The Carmina of Caius Valerius Catullus, by Catullus


Ni te plus oculis meis amarem,

Iocundissime Calve, munere isto

Odissem te odio Vatiniano:

Nam quid feci ego quidve sum locutus,

Cur me tot male perderes poetis? 5

Isti di mala multa dent clienti,

Qui tantum tibi misit inpiorum.

Quod si, ut suspicor, hoc novum ac repertum

Munus dat tibi Sulla litterator,

Non est mi male, sed bene ac beate, 10

Quod non dispereunt tui labores.

Di magni, horribilem et sacrum libellum

Quem tu scilicet ad tuum Catullum

Misti, continuo ut die periret,

Saturnalibus, optimo dierum! 15

Non non hoc tibi, salse, sic abibit:

Nam, si luxerit, ad librariorum

Curram scrinia, Caesios, Aquinos,

Suffenum, omnia colligam venena,

Ac te his suppliciis remunerabor. 20

Vos hinc interea (valete) abite

Illuc, unde malum pedem attulistis,

Saecli incommoda, pessimi poetae.


Siqui forte mearum ineptiarum

Lectores eritis manusque vestras 25

Non horrebitis admovere nobis,


To Calvus, Acknowledging His Poems.

Did I not liefer love thee than my eyes

(Winsomest Calvus!), for that gift of thine

Certès I’d hate thee with Vatinian hate.

Say me, how came I, or by word or deed,

To cause thee plague me with so many a bard? 5

The Gods deal many an ill to such a client,

Who sent of impious wights to thee such crowd.

But if (as guess I) this choice boon new-found

To thee from “Commentator” Sulla come,

None ill I hold it — well and welcome ’tis, 10

For that thy labours ne’er to death be doom’d.

Great Gods! What horrid booklet damnable

Unto thine own Catullus thou (perdie!)

Did send, that ever day by day die he

In Saturnalia, first of festivals. 15

No! No! thus shall’t not pass wi’ thee, sweet wag,

For I at dawning day will scour the booths

Of bibliopoles, Aquinii, Cæsii and

Suffenus, gather all their poison-trash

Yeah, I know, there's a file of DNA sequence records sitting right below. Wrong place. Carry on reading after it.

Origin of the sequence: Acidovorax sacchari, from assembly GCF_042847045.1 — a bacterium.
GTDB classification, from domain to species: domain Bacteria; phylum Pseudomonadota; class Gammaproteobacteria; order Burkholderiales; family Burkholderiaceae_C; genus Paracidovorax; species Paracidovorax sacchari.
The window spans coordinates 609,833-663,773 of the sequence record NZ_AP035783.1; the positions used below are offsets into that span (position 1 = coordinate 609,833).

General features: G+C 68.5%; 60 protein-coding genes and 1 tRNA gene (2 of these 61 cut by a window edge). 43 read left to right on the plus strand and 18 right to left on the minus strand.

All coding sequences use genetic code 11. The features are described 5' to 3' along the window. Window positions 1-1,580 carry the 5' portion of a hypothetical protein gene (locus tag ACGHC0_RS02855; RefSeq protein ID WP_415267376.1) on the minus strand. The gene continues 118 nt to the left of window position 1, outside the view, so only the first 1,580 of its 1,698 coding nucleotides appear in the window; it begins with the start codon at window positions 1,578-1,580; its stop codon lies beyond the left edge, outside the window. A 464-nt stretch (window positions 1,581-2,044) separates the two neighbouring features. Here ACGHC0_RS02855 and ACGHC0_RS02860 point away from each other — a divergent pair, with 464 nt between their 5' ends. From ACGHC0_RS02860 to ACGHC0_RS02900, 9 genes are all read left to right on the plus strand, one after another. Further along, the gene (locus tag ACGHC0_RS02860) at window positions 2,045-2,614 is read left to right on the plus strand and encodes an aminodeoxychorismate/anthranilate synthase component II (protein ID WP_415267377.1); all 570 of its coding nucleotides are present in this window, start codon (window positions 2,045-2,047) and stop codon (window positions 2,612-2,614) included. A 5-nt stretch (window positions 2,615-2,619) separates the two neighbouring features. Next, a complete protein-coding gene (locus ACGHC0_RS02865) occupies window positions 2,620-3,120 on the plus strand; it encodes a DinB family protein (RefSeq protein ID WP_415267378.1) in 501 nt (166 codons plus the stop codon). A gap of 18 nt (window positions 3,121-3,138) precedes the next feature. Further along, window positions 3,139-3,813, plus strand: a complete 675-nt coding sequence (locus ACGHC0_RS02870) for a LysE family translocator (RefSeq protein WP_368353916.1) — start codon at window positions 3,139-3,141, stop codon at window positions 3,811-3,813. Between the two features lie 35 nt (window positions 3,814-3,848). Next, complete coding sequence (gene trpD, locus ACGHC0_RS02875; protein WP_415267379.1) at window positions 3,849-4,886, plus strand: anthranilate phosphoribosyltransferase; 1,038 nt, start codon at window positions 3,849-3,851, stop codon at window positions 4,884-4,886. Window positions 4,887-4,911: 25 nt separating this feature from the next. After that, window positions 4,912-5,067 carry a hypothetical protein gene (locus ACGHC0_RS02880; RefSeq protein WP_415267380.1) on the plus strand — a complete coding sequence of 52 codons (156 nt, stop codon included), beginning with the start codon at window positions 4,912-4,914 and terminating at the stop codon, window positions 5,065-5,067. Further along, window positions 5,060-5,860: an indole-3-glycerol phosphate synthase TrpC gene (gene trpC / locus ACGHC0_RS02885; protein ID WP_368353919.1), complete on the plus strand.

And with such torments pay thee for thy pains. 20

Now for the present hence, adieu! begone

Thither, whence came ye, brought by luckless feet,

Pests of the Century, ye pernicious Poets.


An of my trifles peradventure chance

You to be readers, and the hands of you 25

Without a shudder unto us be offer’d

Did I not love thee more than mine eyes, O most jocund Calvus, for thy gift I should abhor thee with Vatinian abhorrence. For what have I done or what have I said that thou shouldst torment me so vilely with these poets? May the gods give that client of thine ills enow, who sent thee so much trash! Yet if, as I suspect, this new and care-picked gift, Sulla, the litterateur, gives thee, it is not ill to me, but well and beatific, that thy labours [in his cause] are not made light of. Great gods, what a horrible and accurst book which, forsooth, thou hast sent to thy Catullus that he might die of boredom the livelong day in the Saturnalia, choicest of days! No, no, my joker, this shall not leave thee so: for at daydawn I will haste to the booksellers’ cases; the Caesii, the Aquini, Suffenus, every poisonous rubbish will I collect that I may repay thee with these tortures. Meantime (farewell ye) hence depart ye from here, whither an ill foot brought ye, pests of the period, puniest of poetasters.

If by chance ye ever be readers of my triflings and ye will not quake to lay your hands upon us,

Last updated Sunday, March 27, 2016 at 11:52